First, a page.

North Korean leader Kim Jong Un received a personal letter of "excellent content" from US President Donald Trump, the country's state media said Sunday, amid a nuclear deadlock between Pyongyang and Washington.
Talks have been stalled since the collapse of a second summit between Kim and Trump in Hanoi in February after the pair failed to agree on what the North would be willing to give up in exchange for sanctions relief.
The two sides have blamed each other for the breakdown, but both leaders have expressed a willingness to meet again, with Trump saying earlier this month that he had received a "beautiful letter" from Kim.
On Sunday, the North's official Korean Central News Agency (KCNA) reported that Trump had written to Kim, who had "said with satisfaction that the letter is of excellent content".
"Appreciating the political judging faculty and extraordinary courage of President Trump, Kim Jong Un said that he would seriously contemplate the interesting content," KCNA said.
The report gave no further detail about the content of the letter or when it was sent and received.
The front page of the North's official Rodong Sinmun newspaper carried a photo of Kim holding Trump's letter with both hands as he read it in his office.
The White House declined to confirm whether Trump had sent a letter to Kim.
But South Korea's presidential Blue House said it was aware of the correspondence through its communication with Washington.
"The government views it as positive in that the momentum of dialogue between the North and the US is being maintained through top-level letter exchanges," the Blue House said.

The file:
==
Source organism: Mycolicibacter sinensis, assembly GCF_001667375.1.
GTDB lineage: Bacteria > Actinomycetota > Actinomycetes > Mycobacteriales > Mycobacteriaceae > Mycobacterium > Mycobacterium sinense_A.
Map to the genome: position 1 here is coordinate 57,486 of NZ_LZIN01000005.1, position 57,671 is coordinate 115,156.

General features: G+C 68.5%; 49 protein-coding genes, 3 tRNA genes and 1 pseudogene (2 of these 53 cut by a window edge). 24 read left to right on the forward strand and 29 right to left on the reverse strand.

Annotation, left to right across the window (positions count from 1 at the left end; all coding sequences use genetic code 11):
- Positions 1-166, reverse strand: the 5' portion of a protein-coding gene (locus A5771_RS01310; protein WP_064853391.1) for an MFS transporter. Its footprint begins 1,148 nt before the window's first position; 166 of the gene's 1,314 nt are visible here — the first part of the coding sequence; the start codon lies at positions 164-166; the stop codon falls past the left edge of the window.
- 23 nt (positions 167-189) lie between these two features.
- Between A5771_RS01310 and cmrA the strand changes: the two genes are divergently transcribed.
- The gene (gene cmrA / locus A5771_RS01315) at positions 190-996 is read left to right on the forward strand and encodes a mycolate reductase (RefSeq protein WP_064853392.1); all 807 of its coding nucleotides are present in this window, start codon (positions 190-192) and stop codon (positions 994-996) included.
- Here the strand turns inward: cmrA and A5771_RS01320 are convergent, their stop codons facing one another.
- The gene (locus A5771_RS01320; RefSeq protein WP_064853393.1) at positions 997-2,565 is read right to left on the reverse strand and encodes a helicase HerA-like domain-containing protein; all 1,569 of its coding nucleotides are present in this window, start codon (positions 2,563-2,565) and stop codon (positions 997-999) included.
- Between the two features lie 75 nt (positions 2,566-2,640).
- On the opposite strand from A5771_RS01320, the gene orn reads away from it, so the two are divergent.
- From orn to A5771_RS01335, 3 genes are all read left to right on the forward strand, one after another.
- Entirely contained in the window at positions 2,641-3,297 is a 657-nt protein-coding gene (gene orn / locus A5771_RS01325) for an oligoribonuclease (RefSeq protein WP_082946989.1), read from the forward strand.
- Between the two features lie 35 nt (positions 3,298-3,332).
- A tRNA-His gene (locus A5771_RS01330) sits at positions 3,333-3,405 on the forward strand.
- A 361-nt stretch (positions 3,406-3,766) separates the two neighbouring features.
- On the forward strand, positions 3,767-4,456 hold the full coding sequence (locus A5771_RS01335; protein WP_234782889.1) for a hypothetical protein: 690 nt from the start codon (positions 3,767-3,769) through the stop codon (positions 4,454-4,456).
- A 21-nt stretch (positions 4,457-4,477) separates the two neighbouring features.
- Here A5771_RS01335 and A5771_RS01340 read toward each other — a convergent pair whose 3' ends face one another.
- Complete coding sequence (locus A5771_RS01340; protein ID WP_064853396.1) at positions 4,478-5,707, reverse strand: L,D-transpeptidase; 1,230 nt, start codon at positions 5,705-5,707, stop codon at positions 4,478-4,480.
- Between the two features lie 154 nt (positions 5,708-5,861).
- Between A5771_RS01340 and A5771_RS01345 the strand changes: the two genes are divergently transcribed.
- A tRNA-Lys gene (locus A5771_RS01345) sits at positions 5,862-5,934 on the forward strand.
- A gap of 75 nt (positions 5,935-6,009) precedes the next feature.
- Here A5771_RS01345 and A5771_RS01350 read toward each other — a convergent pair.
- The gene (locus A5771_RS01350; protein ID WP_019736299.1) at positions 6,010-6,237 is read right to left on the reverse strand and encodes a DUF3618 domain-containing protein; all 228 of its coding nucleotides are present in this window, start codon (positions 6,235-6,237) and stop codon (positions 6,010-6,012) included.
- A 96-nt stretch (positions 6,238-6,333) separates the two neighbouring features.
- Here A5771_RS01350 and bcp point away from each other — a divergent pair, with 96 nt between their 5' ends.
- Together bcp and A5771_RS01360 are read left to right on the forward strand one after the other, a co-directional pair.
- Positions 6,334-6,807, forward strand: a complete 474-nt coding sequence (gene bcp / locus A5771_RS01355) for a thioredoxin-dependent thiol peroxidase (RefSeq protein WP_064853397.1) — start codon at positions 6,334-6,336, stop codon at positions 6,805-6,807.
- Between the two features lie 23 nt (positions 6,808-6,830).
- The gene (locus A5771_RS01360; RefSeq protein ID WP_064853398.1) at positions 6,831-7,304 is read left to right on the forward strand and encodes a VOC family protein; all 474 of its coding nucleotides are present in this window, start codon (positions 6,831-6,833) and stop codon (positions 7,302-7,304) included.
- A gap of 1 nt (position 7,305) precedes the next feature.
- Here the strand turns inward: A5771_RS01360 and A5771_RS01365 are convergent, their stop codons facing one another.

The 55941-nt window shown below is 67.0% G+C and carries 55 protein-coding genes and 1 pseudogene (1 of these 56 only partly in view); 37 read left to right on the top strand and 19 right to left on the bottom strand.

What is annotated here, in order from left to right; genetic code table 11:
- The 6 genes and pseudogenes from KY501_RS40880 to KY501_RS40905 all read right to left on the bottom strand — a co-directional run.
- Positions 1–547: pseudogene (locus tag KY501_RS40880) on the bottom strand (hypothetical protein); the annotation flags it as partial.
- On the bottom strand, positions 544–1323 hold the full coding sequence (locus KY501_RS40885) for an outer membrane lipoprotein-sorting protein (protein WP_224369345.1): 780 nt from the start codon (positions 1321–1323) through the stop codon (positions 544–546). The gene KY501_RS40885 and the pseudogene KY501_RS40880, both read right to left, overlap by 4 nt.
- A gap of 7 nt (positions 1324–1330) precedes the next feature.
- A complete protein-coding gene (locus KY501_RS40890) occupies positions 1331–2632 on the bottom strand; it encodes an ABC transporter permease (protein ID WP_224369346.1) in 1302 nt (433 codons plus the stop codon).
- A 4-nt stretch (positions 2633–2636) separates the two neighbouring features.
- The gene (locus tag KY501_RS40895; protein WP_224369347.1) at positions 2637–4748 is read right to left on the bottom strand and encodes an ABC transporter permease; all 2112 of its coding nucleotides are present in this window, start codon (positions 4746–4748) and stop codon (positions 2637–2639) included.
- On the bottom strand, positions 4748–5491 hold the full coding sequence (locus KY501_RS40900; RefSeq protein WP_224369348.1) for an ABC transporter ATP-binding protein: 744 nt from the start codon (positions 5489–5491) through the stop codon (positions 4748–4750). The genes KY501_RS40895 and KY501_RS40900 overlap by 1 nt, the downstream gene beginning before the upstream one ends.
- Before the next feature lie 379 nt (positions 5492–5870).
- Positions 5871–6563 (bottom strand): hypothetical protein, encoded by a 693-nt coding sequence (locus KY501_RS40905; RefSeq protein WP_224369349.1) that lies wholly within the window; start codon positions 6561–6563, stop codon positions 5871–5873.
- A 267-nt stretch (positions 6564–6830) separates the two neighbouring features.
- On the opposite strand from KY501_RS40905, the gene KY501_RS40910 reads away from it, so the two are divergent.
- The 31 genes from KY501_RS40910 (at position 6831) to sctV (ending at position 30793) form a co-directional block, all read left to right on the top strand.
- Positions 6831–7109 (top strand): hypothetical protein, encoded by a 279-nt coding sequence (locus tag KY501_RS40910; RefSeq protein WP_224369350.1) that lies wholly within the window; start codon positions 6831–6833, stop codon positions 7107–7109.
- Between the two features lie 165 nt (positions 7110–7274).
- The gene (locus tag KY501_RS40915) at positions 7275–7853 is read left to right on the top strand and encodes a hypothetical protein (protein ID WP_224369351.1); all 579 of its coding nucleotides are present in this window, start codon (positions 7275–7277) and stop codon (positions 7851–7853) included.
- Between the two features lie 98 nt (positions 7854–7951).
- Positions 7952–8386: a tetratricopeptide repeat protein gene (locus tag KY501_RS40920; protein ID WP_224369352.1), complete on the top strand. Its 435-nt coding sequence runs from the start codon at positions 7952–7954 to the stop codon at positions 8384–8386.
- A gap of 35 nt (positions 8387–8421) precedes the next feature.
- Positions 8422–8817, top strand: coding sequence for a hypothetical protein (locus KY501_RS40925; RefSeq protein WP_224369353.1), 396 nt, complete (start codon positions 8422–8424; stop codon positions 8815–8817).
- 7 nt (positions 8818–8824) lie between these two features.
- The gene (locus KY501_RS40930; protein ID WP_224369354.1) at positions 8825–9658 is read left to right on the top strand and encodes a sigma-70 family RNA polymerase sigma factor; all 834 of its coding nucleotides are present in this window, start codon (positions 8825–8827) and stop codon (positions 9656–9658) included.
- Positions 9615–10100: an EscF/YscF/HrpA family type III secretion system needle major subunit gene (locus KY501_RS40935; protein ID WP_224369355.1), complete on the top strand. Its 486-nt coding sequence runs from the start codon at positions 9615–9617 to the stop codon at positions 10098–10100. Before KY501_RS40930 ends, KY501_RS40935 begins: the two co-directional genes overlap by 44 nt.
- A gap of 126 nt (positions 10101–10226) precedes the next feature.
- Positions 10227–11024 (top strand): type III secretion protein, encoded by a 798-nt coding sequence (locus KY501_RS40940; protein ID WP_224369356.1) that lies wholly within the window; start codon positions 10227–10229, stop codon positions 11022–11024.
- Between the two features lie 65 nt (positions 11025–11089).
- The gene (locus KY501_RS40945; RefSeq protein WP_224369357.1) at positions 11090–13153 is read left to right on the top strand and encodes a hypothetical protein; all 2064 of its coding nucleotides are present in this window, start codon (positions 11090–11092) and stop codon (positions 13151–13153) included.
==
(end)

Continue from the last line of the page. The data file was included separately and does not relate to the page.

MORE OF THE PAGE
The KCNA report came just two days after Kim played host to Chinese President Xi Jinping, who wrapped up a highly symbolic visit to the nuclear-armed North on Friday.
Kim told Xi that his visit was an opportunity to demonstrate "the immutability and invincibility of the DPRK-China friendship before the world", KCNA said, using the abbreviation of North Korea's official name.
Analysts say the North's apparently friendly overtures to Trump signalled that Pyongyang was ready to break the deadlock with Washington after Kim's summit with Xi.
"China holds the key to what North Korea wants the most — security guarantee and economic development," said Koh Yu-hwan, a professor at Dongguk University in Seoul.
"After getting China's promise that it will actively help on these two issues, Kim is reaching out to the US," Koh told AFP.
Xi is expected to meet Trump later this month in Japan during the G20 summit and analysts say the Chinese president intends to use his trip to the North as a way of signalling to Trump his influence with Kim.
Pyongyang had pulled out all the stops to welcome Xi - the first Chinese president to visit in 14 years — a period in which the North advanced its nuclear programme and developed missiles capable of reaching the entire US mainland.